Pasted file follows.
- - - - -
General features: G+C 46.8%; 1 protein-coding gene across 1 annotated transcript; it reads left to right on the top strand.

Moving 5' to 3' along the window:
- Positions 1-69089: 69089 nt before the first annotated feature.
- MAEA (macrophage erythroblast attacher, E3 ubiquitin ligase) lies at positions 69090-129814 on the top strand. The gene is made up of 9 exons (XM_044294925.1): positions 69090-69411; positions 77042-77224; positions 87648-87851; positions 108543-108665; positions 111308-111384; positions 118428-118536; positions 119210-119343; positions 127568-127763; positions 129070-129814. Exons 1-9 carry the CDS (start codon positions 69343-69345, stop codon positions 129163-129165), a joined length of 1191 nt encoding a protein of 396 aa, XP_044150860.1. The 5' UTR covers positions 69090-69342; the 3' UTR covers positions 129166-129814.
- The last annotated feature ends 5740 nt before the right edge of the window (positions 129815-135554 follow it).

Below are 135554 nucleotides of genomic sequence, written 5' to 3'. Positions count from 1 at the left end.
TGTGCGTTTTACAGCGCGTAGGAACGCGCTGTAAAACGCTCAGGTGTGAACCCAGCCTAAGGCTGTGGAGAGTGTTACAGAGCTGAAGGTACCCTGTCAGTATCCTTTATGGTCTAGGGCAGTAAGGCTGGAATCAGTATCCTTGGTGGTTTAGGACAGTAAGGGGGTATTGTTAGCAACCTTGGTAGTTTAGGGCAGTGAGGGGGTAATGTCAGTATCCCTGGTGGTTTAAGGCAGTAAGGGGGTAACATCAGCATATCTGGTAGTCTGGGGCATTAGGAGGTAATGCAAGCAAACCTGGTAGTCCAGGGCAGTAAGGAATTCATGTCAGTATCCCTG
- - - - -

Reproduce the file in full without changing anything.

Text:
General features: G+C 46.8%; 1 protein-coding gene across 1 annotated transcript; it reads left to right on the top strand.

Moving 5' to 3' along the window:
- Positions 1-69089: 69089 nt before the first annotated feature.
- MAEA (macrophage erythroblast attacher, E3 ubiquitin ligase) lies at positions 69090-129814 on the top strand. The gene is made up of 9 exons (XM_044294925.1): positions 69090-69411; positions 77042-77224; positions 87648-87851; positions 108543-108665; positions 111308-111384; positions 118428-118536; positions 119210-119343; positions 127568-127763; positions 129070-129814. Exons 1-9 carry the CDS (start codon positions 69343-69345, stop codon positions 129163-129165), a joined length of 1191 nt encoding a protein of 396 aa, XP_044150860.1. The 5' UTR covers positions 69090-69342; the 3' UTR covers positions 129166-129814.
- The last annotated feature ends 5740 nt before the right edge of the window (positions 129815-135554 follow it).

Below are 135554 nucleotides of genomic sequence, written 5' to 3'. Positions count from 1 at the left end.
TGTGCGTTTTACAGCGCGTAGGAACGCGCTGTAAAACGCTCAGGTGTGAACCCAGCCTAAGGCTGTGGAGAGTGTTACAGAGCTGAAGGTACCCTGTCAGTATCCTTTATGGTCTAGGGCAGTAAGGCTGGAATCAGTATCCTTGGTGGTTTAGGACAGTAAGGGGGTATTGTTAGCAACCTTGGTAGTTTAGGGCAGTGAGGGGGTAATGTCAGTATCCCTGGTGGTTTAAGGCAGTAAGGGGGTAACATCAGCATATCTGGTAGTCTGGGGCATTAGGAGGTAATGCAAGCAAACCTGGTAGTCCAGGGCAGTAAGGAATTCATGTCAGTATCCCTG